B.C. Lions co-GM Neil McEvoy believes ‘winner’ Vernon Adams Jr. well-worth a first-round pick

Courtesy: AP Photo/Larry MacDougal

The B.C. Lions turned to quarterback Vernon Adams Jr. in their time of crisis this week but acquiring the mobile playmaker has long been a card hidden in the back pocket of co-general manager Neil McEvoy.

“Vernon has always been a guy on our radar, ever since I traded him to Montreal seven years ago. He’s a guy that I felt would be a good B.C. Lion and we were able to make that happen this week,” McEvoy said in an appearance on The Rod Pedersen Show Friday.

“This was something that had in our book. We just like to bring in good football players and so, if assets are available to us and it’s something that we can bring along to help us win, we’re certainly going to do that.”

McEvoy, who has been with the Lions organization for 26 years, first encountered Adams when he was a college player on the Lions’ negotiation list. At the time, the two couldn’t hammer out a deal to bring the rookie quarterback to Vancouver and his rights were shipped to Montreal, where Adams eventually became an exciting, but often inconsistent, CFL starter.

The pair were reunited earlier this week when the Lions traded for Adams, who had fallen out of favour with the Alouettes, in order to fill the hole left under centre by the likely season-ending injury to M.O.P. front runner Nathan Rourke.

Having lost with backups Michael O’Connor and Antonio Pipkin calling the shots in Week 12, the 8-2 Lions paid a hefty price — a first-round draft pick — to get a player they believe can help them keep their Grey Cup hopes alive. While some may be concerned about mortgaging the future for short-term gain, McEvoy believes the club is still in a strong position.

“I love first-round draft picks, but we have a first-round draft pick in a defensive lineman that just got cut from Buffalo [Daniel Joseph]. We have a young man playing for the University of Regina [Ryder Varga]. We have draft picks that we had drafted in the previous years that we’re going to welcome back,” he said.

“You need to have top-notch quarterbacks to play professional football and so we felt that giving up a first-round draft pick, especially since we feel we’re going to have some guys come to us in the future that we had drafted in previous years, we were able to relieve ourselves of that asset and get a good asset in exchange.”

Adams has been known for flashes of brilliance throughout his career, breaking out with Montreal in 2019 after it seemed his window of opportunity had already crashed close. His follow-up campaign in 2021 came to an early end due to injury and it took just six quarters for Adams to be replaced by veteran backup Trevor Harris this year.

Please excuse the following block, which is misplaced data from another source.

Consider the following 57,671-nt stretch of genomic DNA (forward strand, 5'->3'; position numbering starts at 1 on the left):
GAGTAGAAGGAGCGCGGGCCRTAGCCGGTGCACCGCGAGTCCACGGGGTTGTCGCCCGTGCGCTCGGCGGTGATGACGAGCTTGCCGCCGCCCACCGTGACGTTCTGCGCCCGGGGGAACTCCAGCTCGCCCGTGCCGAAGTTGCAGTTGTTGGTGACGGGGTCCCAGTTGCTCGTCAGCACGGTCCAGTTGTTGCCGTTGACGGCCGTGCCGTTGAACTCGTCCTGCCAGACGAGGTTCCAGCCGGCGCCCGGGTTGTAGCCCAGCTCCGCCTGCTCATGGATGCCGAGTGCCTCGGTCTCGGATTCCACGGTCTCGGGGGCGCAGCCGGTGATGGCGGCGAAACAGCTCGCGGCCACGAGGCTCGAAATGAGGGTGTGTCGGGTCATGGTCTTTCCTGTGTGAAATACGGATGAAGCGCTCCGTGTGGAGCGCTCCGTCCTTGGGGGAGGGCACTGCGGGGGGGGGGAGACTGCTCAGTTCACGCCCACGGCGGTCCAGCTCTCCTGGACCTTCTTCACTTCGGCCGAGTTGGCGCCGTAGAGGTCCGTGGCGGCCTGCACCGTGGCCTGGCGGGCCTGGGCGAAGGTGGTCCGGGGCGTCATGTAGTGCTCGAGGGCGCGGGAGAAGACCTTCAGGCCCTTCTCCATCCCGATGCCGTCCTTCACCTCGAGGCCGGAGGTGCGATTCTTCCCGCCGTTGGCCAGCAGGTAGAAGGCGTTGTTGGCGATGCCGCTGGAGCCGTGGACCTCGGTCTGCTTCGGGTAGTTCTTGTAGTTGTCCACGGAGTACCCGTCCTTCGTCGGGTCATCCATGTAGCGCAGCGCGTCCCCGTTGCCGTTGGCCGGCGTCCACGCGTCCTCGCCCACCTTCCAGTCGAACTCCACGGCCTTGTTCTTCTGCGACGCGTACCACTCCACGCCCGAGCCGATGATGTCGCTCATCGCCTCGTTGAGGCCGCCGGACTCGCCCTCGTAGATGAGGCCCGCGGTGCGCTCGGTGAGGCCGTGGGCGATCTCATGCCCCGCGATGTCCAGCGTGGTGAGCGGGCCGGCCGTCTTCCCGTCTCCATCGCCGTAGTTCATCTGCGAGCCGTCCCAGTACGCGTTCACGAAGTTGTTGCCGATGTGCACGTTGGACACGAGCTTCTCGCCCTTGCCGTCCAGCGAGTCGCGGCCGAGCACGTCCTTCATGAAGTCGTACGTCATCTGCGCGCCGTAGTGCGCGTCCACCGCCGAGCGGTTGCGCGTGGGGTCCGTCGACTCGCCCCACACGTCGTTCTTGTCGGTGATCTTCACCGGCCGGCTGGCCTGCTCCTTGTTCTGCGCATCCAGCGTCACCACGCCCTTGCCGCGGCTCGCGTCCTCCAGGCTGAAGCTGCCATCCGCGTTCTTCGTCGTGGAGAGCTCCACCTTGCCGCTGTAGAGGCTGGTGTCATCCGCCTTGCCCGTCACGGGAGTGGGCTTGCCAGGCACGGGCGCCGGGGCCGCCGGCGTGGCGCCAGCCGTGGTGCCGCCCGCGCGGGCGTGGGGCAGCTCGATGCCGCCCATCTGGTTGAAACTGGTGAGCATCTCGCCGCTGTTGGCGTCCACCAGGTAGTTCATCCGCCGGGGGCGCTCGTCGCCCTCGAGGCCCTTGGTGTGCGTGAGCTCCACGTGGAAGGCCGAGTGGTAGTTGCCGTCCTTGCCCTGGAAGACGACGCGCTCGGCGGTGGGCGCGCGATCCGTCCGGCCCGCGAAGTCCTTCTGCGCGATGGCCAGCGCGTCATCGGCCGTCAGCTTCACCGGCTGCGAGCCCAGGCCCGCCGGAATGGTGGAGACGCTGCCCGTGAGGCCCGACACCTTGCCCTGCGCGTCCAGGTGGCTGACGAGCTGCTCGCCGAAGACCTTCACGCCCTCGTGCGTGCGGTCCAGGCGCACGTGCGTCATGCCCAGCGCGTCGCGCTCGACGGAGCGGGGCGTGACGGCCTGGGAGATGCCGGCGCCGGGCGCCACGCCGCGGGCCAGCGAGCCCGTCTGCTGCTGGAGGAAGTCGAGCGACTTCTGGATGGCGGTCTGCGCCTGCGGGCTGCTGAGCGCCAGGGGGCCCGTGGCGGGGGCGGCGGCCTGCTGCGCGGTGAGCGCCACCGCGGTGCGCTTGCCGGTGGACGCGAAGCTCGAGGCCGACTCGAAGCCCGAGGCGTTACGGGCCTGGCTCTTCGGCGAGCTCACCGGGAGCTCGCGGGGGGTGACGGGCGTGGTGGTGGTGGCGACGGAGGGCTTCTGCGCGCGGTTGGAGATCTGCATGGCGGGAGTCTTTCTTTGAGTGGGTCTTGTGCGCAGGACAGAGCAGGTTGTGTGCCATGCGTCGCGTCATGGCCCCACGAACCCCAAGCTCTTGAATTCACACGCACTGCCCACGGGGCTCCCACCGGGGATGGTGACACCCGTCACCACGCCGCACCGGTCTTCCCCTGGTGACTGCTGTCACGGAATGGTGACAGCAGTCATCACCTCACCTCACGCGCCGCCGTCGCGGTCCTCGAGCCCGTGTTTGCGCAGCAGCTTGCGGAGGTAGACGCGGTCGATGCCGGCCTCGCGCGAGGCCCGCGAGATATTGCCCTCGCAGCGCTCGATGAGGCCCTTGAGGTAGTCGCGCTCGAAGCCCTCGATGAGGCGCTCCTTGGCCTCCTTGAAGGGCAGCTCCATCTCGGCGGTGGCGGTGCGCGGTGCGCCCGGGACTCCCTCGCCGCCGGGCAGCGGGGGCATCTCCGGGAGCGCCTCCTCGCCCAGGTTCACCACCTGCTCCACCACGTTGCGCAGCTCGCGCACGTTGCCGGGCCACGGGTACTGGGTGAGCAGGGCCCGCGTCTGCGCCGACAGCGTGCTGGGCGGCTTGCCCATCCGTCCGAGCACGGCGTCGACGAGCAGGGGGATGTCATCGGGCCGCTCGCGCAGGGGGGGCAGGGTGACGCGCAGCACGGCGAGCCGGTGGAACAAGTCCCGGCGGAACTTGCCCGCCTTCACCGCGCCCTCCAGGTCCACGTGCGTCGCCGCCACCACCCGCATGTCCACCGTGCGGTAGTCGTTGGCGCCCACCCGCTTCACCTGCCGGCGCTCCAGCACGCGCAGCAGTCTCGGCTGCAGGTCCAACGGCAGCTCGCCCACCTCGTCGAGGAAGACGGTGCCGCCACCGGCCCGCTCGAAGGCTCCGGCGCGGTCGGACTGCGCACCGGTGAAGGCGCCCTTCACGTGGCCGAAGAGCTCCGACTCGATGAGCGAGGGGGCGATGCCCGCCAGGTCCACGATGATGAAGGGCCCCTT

Despite his struggles of late, McEvoy has no doubt that VA will be able to push the Lions over the top.

“Everywhere he’s been, he’s been a winner. Eastern Washington, Oregon, and even with his limited time playing in the Canadian Football League, he’s won football games,” he insisted. “I’m hoping that we’re going to be able to help him out, he’s going to be able to help us out and we can continue on this winning way.”

What remains to be seen is how long Adams’ tenure will last with the club, as he remains under contract through 2023. The 29-year-old has no hope of unseating Rourke as the club’s full-time starter, however, it remains to be seen how much the surgery for his Lisfranc sprain will affect the opportunities south of the border that the young Canadian was likely to receive thanks to his record-setting pace.

McEvoy didn’t shy away from the harsh truth facing the organization.

“If the NFL wants him, they’re going to take him — that’s just the reality of the National Football League,” he admitted, before giving his best attempt at a sales job.

“But there are a lot of things that Nathan has playing in Vancouver, playing in front of his family and friends every day — the other day his dad dropped him off at practice because he can’t drive because of his injury — a lot of that stuff, he’s not going to get anywhere else. We’re going to do the best we can to retain him as our quarterback and hopefully, he will be a B.C. Lion for a couple more years.”

Should that not work out, Adams could be a ready-made proven replacement and he’ll have the rest of this season to prove himself up to the task.

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